Culture is key for success and competitive advantage for private companies and family businesses

The latest swissVR Monitor for Switzerland revealed that two-thirds of the 363 Swiss Board members surveyed strongly feel that corporate culture provides an important competitive advantage for their business operations. In addition, more than half of all respondents strongly think that their company’s culture is a major driver of their company’s success. Both assessments are not only the view of Board of Directors of listed companies, but also very much of small and medium-sized companies (SMEs) of which many are private companies or family businesses.

The survey also showed that a high majority of respondents see culture as a key element of their company’s strategy. However, there are some differences by company size: Slightly more Board members of listed companies than of SMEs take cultural aspects into consideration when implementing strategic initiatives and say they have a corporate culture that promotes strategic transformation. Otherwise, slightly more Board members of SMEs than of listed companies say they adapt their culture as much as possible when there is a change in strategic direction. Changes in strategy happen more frequently in listed companies and do not always result in changes of the corporate culture. In SMEs however, strategic changes and cultural adjustments often go hand in hand when third party managers or new board members are joining or a new management is introduced.

Corporate culture and strategy

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At private and family companies, the preservation of independence and a long-term strategy to secure the company often precede the goals of increasing the market value of the company in the short term or achieving the largest dividends possible. Family shareholders are also willing to support bigger investments whose effects may take years to unfold. With regard to culture, family companies have at the same time the advantage that the main shareholders have grown up with the company’s values and can genuinely act as role models.

Unsurprisingly, two thirds of Board members from SMEs think that living the values (‘tone at the top’) is the best way to influence their corporate culture – an almost equally high number of respondents as for listed companies. However, almost every second respondent feels that the Board of Directors is somewhat removed from the day-to-day business of the company which makes it difficult to perceive and shape actual corporate culture. Interestingly, the size of the company does not really matter here. Other key activities for Board members to influence corporate culture are appointing and dismissing members of senior management and defining a framework of values and a code of conduct, both slightly more favoured by listed companies. The proportion of Board members who think that determining the company organisation and structure is an important opportunity to influence corporate culture is slightly higher in SMEs.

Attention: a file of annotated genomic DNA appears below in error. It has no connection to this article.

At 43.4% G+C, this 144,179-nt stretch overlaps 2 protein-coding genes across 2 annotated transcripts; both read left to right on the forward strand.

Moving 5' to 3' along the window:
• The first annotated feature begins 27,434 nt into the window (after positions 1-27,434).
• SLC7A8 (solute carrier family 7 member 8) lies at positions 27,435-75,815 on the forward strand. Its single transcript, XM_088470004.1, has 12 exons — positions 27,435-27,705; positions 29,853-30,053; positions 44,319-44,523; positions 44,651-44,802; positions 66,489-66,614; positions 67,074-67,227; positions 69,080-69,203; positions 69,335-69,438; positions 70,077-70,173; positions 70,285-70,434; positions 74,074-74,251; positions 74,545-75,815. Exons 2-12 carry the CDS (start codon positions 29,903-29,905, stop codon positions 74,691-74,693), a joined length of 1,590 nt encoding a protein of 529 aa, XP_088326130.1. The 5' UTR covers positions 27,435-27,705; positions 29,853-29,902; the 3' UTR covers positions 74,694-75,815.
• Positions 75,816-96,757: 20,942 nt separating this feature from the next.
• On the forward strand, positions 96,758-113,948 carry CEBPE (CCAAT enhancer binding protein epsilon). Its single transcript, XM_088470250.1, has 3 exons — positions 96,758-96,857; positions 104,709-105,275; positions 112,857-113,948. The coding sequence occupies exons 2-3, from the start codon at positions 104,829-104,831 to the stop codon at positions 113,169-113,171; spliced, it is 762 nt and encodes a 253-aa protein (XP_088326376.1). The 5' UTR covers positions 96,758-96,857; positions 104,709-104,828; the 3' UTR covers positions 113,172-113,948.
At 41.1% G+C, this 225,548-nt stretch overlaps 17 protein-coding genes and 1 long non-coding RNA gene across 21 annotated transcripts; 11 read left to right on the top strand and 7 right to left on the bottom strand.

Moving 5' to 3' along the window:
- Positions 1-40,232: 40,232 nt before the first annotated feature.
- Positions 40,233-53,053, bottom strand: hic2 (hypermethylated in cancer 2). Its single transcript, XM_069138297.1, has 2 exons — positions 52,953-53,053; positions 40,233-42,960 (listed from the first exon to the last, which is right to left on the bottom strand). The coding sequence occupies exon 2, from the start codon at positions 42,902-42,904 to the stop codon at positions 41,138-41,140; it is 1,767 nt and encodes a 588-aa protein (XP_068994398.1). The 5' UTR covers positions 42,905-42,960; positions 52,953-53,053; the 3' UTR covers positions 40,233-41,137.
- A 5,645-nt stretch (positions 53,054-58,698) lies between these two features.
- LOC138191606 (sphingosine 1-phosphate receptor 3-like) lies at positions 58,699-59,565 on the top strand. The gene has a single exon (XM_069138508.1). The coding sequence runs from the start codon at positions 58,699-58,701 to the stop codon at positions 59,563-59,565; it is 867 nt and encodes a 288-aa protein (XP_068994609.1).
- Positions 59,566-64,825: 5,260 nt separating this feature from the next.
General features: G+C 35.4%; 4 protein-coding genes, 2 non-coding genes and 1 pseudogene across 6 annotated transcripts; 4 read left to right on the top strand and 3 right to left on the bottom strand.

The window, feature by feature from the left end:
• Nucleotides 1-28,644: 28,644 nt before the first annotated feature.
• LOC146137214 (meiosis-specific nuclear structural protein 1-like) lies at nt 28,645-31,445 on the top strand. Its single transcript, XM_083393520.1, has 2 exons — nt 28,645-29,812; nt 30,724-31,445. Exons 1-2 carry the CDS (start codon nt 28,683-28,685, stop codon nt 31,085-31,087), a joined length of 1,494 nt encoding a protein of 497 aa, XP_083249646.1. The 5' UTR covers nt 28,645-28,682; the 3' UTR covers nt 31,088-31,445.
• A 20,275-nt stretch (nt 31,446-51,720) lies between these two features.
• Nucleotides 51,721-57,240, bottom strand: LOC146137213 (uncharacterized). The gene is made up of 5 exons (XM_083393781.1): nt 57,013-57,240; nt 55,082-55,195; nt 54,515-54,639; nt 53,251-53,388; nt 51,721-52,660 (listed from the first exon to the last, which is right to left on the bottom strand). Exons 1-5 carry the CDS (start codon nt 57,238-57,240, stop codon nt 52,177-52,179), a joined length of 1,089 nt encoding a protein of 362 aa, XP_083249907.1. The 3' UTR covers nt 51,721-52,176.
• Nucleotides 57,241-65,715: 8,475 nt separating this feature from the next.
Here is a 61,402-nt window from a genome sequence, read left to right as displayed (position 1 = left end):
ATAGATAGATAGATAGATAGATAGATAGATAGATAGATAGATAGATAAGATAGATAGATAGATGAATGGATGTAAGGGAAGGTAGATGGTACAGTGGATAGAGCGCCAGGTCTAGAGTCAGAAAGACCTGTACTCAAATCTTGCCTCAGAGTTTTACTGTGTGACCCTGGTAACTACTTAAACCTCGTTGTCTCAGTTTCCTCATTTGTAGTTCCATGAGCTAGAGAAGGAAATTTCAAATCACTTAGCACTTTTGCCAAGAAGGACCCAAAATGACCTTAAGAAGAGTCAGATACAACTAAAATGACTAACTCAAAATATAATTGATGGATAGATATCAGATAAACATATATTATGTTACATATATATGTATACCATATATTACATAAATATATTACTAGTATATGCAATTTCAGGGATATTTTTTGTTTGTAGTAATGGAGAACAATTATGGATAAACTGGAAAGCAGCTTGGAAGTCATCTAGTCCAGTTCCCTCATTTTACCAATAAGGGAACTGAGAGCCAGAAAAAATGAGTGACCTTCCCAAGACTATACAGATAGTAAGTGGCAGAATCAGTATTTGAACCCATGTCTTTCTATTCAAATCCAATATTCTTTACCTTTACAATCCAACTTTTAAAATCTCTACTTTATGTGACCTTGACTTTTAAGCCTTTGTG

Influencing corporate culture

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The biggest differences by company size exist when it comes to different ways in which the Board can gauge and evaluate corporate culture. Employee surveys, insights gained from corporate visits and interactions with employees, perceptions of the conduct of members of senior management and customer surveys are equally cited by Board members of listed companies and of SMEs as the most important methods. Overall, classic surveys, as well as trusting their own personal evaluation, are clearly preferred to other internal and external evaluation methods to measure corporate culture. However, Board members from listed companies focus much stronger on the perceived reputation of the company in the media and by the public, whereas Board members from SMEs favour evaluation by senior management and insights gained from customer and supplier feedback or complaints. Board members from SMEs seem to be much closer to their suppliers and customers whereas the often decentralised supply functions and customer interactions at larger entities make it more difficult for Board members to get such first-hand insights.

Gauging and evaluating corporate culture

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In a disruptive business environment that is increasingly shaped by new technological advances, a strong corporate culture is essential for a company’s success and competitive advantage. Listed companies as well as private companies and family businesses need to make sure that their culture fits their vision and strategy. Culture is not something static, but should be dynamically adjusted to changing circumstances. Board of Directors and senior management need to act as role models by setting the ‘tone at the top’ and together shape and regularly evaluate the required culture, values, norms and mindset that are applicable for all employees across all hierarchies.

Success will be measured by a corporate culture that not only enables better communication, less control and more motivation, but also has a positive impact across the whole business ecosystem of employees, customers, suppliers, partners and shareholders. This is especially important for family businesses that are strongly influenced by their founders; and where generational changes or overall succession have an important impact and can disrupt companies greatly.

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